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Publication numberUS7042182 B2
Publication typeGrant
Application numberUS 10/722,835
Publication dateMay 9, 2006
Filing dateNov 26, 2003
Priority dateDec 2, 2002
Fee statusPaid
Also published asDE10355011A1, DE50307069D1, EP1427095A2, EP1427095A3, EP1427095B1, US20040189230
Publication number10722835, 722835, US 7042182 B2, US 7042182B2, US-B2-7042182, US7042182 B2, US7042182B2
InventorsAlexander Hahn, Hermann Rappenecker, Harald Schmid
Original AssigneeEbm-Papst St. Georgen Gmbh & Co. Kg
Export CitationBiBTeX, EndNote, RefMan
External Links: USPTO, USPTO Assignment, Espacenet
Electronically commutated motor operable directly from AC power network
US 7042182 B2
Abstract
An electronically commutated motor (10) is adapted to be powered directly by an AC voltage (UAC) source, and comprises a permanent-magnet rotor (18), a stator having at least one winding phase (L1, L2, . . . , Ln), a rectifier (38) which generates, from the AC voltage (UAC), a pulsating DC voltage (UB) between a positive lead (30) and a negative lead (32) of a DC link (15). Also present is a bridge circuit (28A, 28B, 28C), connected to that DC link (15) and provided to supply current to the at least one winding phase (L1, L2, . . . , Ln), which comprises a switching element (50) controllable with a control voltage (UST) that is lower than the pulsating DC voltage (UB) to be switched. An auxiliary circuit (34, 34′) generates, from the pulsating DC voltage (UB) at the DC link and from the AC voltage (UAC), a control voltage (UST) for driving the switching element (50) that is lower than the pulsating DC voltage by an amount equal to a predetermined value (UΔ). A preferred filter (140) for connection to an AC power grid is described. A preferred embodiment of the circuit includes a bridge circuit having a p-channel MOSFET (50) at the positive lead (30) and an n-channel MOSFET (52) at the negative lead (32) of the DC link (15).
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Claims(13)
1. An electronically commutated motor having terminals (106,108) for connecting to an AC voltage source (11); said motor having
a stator having at least one winding phase (L1, L2, . . . Ln);
a permanent-magnet rotor magnetically coacting with that stator;
a rectifier (38) which serves to generate, from an AC voltage (UAC) at the AC voltage source (11), a pulsing DC operatingvoltage (UB);
a DC link circuit (15) having a positive lead (30) and a negative lead (32), said pulsing DC voltage from said rectifier being applied between said positive and negative leads;
a bridge circuit (28) connected to said positive and negative leads of the DC link circuit (15) and serving to supply current to the at least one winding phase, said bridge circuit including an N-channel MOSFET (52) coupled to said negative lead (32) and a P-channel MOSFET (50) coupled to said positive lead (30); and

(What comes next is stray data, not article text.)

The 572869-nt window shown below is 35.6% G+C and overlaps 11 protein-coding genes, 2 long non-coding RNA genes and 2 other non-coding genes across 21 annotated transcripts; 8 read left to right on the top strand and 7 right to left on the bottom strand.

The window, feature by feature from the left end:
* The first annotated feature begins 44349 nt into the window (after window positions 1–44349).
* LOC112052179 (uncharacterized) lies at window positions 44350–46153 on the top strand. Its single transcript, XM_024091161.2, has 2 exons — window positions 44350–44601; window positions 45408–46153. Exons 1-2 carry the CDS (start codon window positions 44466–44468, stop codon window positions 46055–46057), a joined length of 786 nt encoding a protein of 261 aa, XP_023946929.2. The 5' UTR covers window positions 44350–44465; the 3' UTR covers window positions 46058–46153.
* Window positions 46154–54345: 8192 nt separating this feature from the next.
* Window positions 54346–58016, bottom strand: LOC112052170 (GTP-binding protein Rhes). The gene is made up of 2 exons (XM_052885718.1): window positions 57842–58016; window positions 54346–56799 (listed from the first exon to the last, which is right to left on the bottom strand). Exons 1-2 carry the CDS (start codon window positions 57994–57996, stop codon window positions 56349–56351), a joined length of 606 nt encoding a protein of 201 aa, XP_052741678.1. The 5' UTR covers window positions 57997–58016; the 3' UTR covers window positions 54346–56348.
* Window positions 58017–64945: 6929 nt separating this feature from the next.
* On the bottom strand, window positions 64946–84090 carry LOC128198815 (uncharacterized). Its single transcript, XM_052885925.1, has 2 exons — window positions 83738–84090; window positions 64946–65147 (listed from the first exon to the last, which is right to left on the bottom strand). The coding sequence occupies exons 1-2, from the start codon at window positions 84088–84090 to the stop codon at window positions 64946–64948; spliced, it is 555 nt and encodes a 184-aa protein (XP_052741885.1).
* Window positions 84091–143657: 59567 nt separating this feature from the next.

an auxiliary circuit (34, 34 ′) for generating, from the pulsing DC voltage (UB) at the DC link circuit and from the AC voltage (UAC), a control voltage (UST) for controlling the P-channel MOSFET (50) into a conductive state, said control voltage (UST) being lower than the pulsing DC voltage (UB) by an amount equal to a predetermined differential voltage (UΔ).
2. The motor according to claim 1, wherein
the auxiliary circuit (34; 34 ′) further comprises a first capacitor (100), serving to generate the control voltage (UST), said capacitor (100) being connected in series with a diode (102) between the positive lead (30) of the DC link circuit (15) and a first one (106) of said two terminals of said AC voltage source (11).
3. The motor according to claim 2, further comprising,
connected in parallel with the capacitor (100), a voltage limiter (108) for limiting the voltage at the capacitor (100) to said predetermined differential voltage (U[Delta]).
4. The motor according to claim 3,
wherein the voltage limiter is a Zener diode (108).
5. The motor according to claim 2, further comprising
a resistor (110), connected in parallel with the capacitor (100), which serves to minimize charge oscillations at the capacitor (100) and to minimize any voltage spikes and interference due to electromagnetic radiation.
6. The motor according to claim 2, further comprising
a further capacitor (104), connected in series with the capacitor (100) and the AC voltage source (11).
7. The motor according to claim 2,
wherein the auxiliary circuit (34 ′) further comprises:
a second capacitor (100 ′) for generating the control voltage, said capacitor being connected between the positive lead (30) of the DC link circuit (15) and a second one (108) of said two terminals of the AC voltage source (11); and
a second diode (102 ′) connected between the second capacitor (100 ′) and said second one (108) of the two terminals of the AC voltage source (11).
8. The motor according to claim 1, further comprising
a commutation logic unit (20); and
a plurality of control elements (60, 62) that are driven by said commutation logic unit (20) and which in turn drive the MOSFETs (50, 52).
9. The motor according to claim 8, further comprising
a constant-current source (36) controllable by the commutation logic unit (20), wherein
control elements are implemented as bipolar transistors (60,62) and the bases of those bipolar transistors are connected via a resistor (7) to the positive lead (30) of the DC link circuit, the current through the resistor (70) being determined by said constant-current source (36).
10. The motor according to claim 9, wherein
the constant-current source (36) comprises a high-voltage-resistant transistor (66), connected as a constant-current source, the collector of which is connected to the resistor (70) and the base of which is connected to an output of the commutation logic unit (20).